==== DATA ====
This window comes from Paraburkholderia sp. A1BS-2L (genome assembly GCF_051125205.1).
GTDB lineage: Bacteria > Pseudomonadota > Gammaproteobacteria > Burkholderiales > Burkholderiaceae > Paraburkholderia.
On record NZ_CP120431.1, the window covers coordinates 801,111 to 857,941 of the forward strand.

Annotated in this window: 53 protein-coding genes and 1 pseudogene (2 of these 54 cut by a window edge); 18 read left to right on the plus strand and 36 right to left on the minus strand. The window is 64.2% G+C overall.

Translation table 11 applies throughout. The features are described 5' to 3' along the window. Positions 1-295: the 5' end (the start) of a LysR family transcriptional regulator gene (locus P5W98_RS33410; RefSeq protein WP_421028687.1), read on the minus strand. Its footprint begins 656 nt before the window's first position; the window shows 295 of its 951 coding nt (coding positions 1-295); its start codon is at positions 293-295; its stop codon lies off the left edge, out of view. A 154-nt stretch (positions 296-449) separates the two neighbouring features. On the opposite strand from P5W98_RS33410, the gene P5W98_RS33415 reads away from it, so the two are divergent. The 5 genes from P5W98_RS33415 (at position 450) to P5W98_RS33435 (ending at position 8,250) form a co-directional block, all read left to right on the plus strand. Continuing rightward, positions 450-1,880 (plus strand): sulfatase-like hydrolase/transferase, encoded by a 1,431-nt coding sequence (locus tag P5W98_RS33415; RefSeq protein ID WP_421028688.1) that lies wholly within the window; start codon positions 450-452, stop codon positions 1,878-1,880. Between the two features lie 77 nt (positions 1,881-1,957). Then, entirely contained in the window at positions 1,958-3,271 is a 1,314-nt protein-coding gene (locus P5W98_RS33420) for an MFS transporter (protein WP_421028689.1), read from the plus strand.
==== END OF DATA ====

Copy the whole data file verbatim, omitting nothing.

This window comes from Paraburkholderia sp. A1BS-2L (genome assembly GCF_051125205.1).
GTDB lineage: Bacteria > Pseudomonadota > Gammaproteobacteria > Burkholderiales > Burkholderiaceae > Paraburkholderia.
On record NZ_CP120431.1, the window covers coordinates 801,111 to 857,941 of the forward strand.

Annotated in this window: 53 protein-coding genes and 1 pseudogene (2 of these 54 cut by a window edge); 18 read left to right on the plus strand and 36 right to left on the minus strand. The window is 64.2% G+C overall.

Translation table 11 applies throughout. The features are described 5' to 3' along the window. Positions 1-295: the 5' end (the start) of a LysR family transcriptional regulator gene (locus P5W98_RS33410; RefSeq protein WP_421028687.1), read on the minus strand. Its footprint begins 656 nt before the window's first position; the window shows 295 of its 951 coding nt (coding positions 1-295); its start codon is at positions 293-295; its stop codon lies off the left edge, out of view. A 154-nt stretch (positions 296-449) separates the two neighbouring features. On the opposite strand from P5W98_RS33410, the gene P5W98_RS33415 reads away from it, so the two are divergent. The 5 genes from P5W98_RS33415 (at position 450) to P5W98_RS33435 (ending at position 8,250) form a co-directional block, all read left to right on the plus strand. Continuing rightward, positions 450-1,880 (plus strand): sulfatase-like hydrolase/transferase, encoded by a 1,431-nt coding sequence (locus tag P5W98_RS33415; RefSeq protein ID WP_421028688.1) that lies wholly within the window; start codon positions 450-452, stop codon positions 1,878-1,880. Between the two features lie 77 nt (positions 1,881-1,957). Then, entirely contained in the window at positions 1,958-3,271 is a 1,314-nt protein-coding gene (locus P5W98_RS33420) for an MFS transporter (protein WP_421028689.1), read from the plus strand.